After my visit to Carr Farm to meet Nicola and her Waveney herd of Belted Galloway's, I came back to the studio to go through the many photos I had taken to try and pick one to draw from. The Belted Galloway are such a distinctive looking breed and to the untrained eye they may all look identical. However, Nicola told me that a Belted Galloway cow should have a short, feminine head and that a long face was less preferable, especially in the show ring. The Belted Galloway, are a tough native breed with so much character, I was really looking forward to drawing them.
The only thing I was worried about was their features!!! With such a black face and with so much heavy winter coat it is very difficult to see their eyes. Eyes being an important feature and often the make or brake of drawing an animal... anyway I tried my best!
Here is the pencil sketch which I did from a 2 year old heifer, her face was a especially difficult, even now I am not completely convinced by it. I spent so long trying to put the suggestion of her eyes, it is hard because you can barely make out their eyes through all their hair. After finding the drawing a little tricky I knew that the print would be even harder, as it is always difficult to put subtle detail into my hand stamped prints.
Here is my final print, I feel that the texture within the print translates the shaggy, thick coats of the Belted Galloway well. In the end I am pleased with the result, after being quite anxious as to how it would turn out!
I would like to say another BIG thank you to Nicola for taking the time to show me her Waveney Herd of Belted Galloway, I had a fantastic morning looking round the farm and meeting the cattle. If you would like to learn more about Carr Farm or maybe purchase one of their meat boxes please take a look at their website, www.carrfarm.org.
After visiting Helena and her flock of Herdwick's I came back to the studio to look through all the photographs I had taken. The Hardwick's have so much character and are extremely distinctive with the small white faces and large, thick fleeces. Tormund the Ram is particularly eye-catching with his impressive set of horns and tufty beard.
The Herwick's have a distinctive contrast between the colour of their faces and fleeces.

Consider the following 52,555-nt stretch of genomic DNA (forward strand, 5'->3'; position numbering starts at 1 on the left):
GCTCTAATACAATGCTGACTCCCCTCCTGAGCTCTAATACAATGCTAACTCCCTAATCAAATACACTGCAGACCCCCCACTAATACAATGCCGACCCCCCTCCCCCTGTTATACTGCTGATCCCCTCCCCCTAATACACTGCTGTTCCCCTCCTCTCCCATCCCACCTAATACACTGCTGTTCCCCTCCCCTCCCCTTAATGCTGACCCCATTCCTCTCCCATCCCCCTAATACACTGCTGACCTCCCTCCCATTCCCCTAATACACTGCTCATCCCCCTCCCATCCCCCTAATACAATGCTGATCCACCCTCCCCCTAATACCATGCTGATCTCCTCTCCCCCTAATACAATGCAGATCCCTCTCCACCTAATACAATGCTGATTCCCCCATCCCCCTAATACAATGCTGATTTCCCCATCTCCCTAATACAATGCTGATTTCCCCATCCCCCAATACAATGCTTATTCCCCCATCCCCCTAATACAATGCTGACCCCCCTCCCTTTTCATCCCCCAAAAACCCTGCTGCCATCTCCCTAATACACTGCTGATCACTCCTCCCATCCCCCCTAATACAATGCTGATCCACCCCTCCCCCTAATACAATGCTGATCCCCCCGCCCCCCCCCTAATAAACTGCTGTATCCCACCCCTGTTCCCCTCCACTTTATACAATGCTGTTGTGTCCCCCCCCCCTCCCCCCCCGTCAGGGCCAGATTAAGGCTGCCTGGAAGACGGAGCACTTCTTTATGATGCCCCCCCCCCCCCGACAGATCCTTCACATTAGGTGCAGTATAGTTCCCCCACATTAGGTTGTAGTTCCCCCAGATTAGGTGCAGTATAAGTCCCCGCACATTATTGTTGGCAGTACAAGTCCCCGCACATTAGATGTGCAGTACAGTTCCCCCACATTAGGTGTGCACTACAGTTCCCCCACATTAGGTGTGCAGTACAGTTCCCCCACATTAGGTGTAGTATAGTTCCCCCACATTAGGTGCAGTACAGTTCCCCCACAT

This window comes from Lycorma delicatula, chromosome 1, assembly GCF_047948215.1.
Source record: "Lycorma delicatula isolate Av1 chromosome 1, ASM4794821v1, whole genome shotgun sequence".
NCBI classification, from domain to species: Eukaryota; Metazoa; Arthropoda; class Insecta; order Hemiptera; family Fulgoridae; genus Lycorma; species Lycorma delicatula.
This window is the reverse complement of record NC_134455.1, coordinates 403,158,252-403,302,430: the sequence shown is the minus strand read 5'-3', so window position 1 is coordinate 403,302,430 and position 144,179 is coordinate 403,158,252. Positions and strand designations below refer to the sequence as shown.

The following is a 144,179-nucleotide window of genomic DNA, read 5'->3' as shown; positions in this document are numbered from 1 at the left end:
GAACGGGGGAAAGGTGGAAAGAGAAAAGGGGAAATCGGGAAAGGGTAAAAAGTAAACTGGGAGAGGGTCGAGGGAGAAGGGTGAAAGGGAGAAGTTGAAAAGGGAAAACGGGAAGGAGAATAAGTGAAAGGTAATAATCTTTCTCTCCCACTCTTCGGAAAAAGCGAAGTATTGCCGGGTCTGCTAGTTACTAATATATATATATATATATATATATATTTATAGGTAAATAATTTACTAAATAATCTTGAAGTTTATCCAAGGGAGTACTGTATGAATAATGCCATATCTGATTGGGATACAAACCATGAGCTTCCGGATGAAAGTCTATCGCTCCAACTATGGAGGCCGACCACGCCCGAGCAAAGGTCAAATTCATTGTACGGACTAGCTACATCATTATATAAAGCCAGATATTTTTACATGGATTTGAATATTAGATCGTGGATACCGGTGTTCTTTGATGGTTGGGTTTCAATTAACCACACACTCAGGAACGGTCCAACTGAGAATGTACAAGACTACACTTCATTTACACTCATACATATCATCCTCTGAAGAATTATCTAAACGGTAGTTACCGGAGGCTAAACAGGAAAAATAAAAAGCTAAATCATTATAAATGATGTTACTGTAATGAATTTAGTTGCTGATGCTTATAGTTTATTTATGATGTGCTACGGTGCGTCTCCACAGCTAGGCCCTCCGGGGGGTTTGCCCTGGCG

These are two pencil sketches which I have completed of 'Tormund' the ram.
A pencil sketch of Arya, one of Helena's favourite ewes.
These are my final hand stamped prints which I created from my pencil drawings. I take all the 'main' shapes from my drawings to create simple stamps from, which I then use to build up and create the coloured prints. I then work back into the stamped prints, putting in all the characteristics and detail. I am really pleased with how these prints have turned out, I think it is mostly because of the character and distinctiveness of the Hardwick breed. They also have such variety of texture and colour within their fleeces which really compliments the hand stamped technique.
I would like to say another BIG thank you to Helena for taking the time to introduce me to her Stark Herdwicks. It was so interesting to learn so much about another one of our countries native breeds.
After my visit to Holly and her beautiful Percheron's, I returned to the studio with all the photographs I had taken. It was so interesting to see all the different aspects of preparing Mabel but I was actually rather nervous about creating a hand stamped print of a horse as this is the first time I have done one! There is so much detail and character in the face and head of a horse, it is really quite a challenge.
Holly turning Mabel out into her field, you can see how much character and personality Mabel has by just looking at these photographs.
The pencil sketch I drew of Mabel.
The hand stamped print I created of Mabel.
I am actually really pleased with the result of the hand stamped print, it has created a striking and eye catching design. The hand stamped, textured nature of the print has really complimented the dappling of labels coat. I also really love the colour braids which Holly plaited into Mabel, the contrast is really bold and effective.